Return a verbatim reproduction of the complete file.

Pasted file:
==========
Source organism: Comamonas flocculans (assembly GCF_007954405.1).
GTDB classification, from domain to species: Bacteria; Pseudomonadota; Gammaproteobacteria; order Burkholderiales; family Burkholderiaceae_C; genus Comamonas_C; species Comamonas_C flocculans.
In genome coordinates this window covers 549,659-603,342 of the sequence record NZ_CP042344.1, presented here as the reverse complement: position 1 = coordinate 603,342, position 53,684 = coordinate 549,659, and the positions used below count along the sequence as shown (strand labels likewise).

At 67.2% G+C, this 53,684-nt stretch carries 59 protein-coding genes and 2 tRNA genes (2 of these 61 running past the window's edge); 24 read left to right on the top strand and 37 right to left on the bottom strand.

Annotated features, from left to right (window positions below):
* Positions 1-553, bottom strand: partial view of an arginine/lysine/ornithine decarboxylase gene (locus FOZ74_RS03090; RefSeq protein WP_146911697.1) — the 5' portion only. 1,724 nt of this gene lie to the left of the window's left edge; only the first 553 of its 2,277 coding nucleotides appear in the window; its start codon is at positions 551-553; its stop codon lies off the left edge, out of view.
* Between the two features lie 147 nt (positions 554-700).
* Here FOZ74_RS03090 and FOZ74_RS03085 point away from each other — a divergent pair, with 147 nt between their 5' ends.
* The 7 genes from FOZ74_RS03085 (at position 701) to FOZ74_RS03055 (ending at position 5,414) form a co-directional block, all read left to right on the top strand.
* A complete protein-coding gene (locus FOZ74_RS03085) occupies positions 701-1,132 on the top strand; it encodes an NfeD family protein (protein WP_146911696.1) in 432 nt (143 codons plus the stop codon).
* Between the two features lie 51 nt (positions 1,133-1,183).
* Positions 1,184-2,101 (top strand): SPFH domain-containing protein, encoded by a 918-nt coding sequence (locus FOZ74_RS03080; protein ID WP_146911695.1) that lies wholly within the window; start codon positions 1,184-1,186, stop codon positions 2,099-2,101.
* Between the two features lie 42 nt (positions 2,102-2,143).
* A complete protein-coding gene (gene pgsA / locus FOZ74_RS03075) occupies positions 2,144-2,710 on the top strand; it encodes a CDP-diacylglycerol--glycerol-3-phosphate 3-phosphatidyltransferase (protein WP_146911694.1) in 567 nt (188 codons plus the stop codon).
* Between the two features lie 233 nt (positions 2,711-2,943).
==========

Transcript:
Source organism: Comamonas flocculans (assembly GCF_007954405.1).
GTDB classification, from domain to species: Bacteria; Pseudomonadota; Gammaproteobacteria; order Burkholderiales; family Burkholderiaceae_C; genus Comamonas_C; species Comamonas_C flocculans.
In genome coordinates this window covers 549,659-603,342 of the sequence record NZ_CP042344.1, presented here as the reverse complement: position 1 = coordinate 603,342, position 53,684 = coordinate 549,659, and the positions used below count along the sequence as shown (strand labels likewise).

At 67.2% G+C, this 53,684-nt stretch carries 59 protein-coding genes and 2 tRNA genes (2 of these 61 running past the window's edge); 24 read left to right on the top strand and 37 right to left on the bottom strand.

Annotated features, from left to right (window positions below):
* Positions 1-553, bottom strand: partial view of an arginine/lysine/ornithine decarboxylase gene (locus FOZ74_RS03090; RefSeq protein WP_146911697.1) — the 5' portion only. 1,724 nt of this gene lie to the left of the window's left edge; only the first 553 of its 2,277 coding nucleotides appear in the window; its start codon is at positions 551-553; its stop codon lies off the left edge, out of view.
* Between the two features lie 147 nt (positions 554-700).
* Here FOZ74_RS03090 and FOZ74_RS03085 point away from each other — a divergent pair, with 147 nt between their 5' ends.
* The 7 genes from FOZ74_RS03085 (at position 701) to FOZ74_RS03055 (ending at position 5,414) form a co-directional block, all read left to right on the top strand.
* A complete protein-coding gene (locus FOZ74_RS03085) occupies positions 701-1,132 on the top strand; it encodes an NfeD family protein (protein WP_146911696.1) in 432 nt (143 codons plus the stop codon).
* Between the two features lie 51 nt (positions 1,133-1,183).
* Positions 1,184-2,101 (top strand): SPFH domain-containing protein, encoded by a 918-nt coding sequence (locus FOZ74_RS03080; protein ID WP_146911695.1) that lies wholly within the window; start codon positions 1,184-1,186, stop codon positions 2,099-2,101.
* Between the two features lie 42 nt (positions 2,102-2,143).
* A complete protein-coding gene (gene pgsA / locus FOZ74_RS03075) occupies positions 2,144-2,710 on the top strand; it encodes a CDP-diacylglycerol--glycerol-3-phosphate 3-phosphatidyltransferase (protein WP_146911694.1) in 567 nt (188 codons plus the stop codon).
* Between the two features lie 233 nt (positions 2,711-2,943).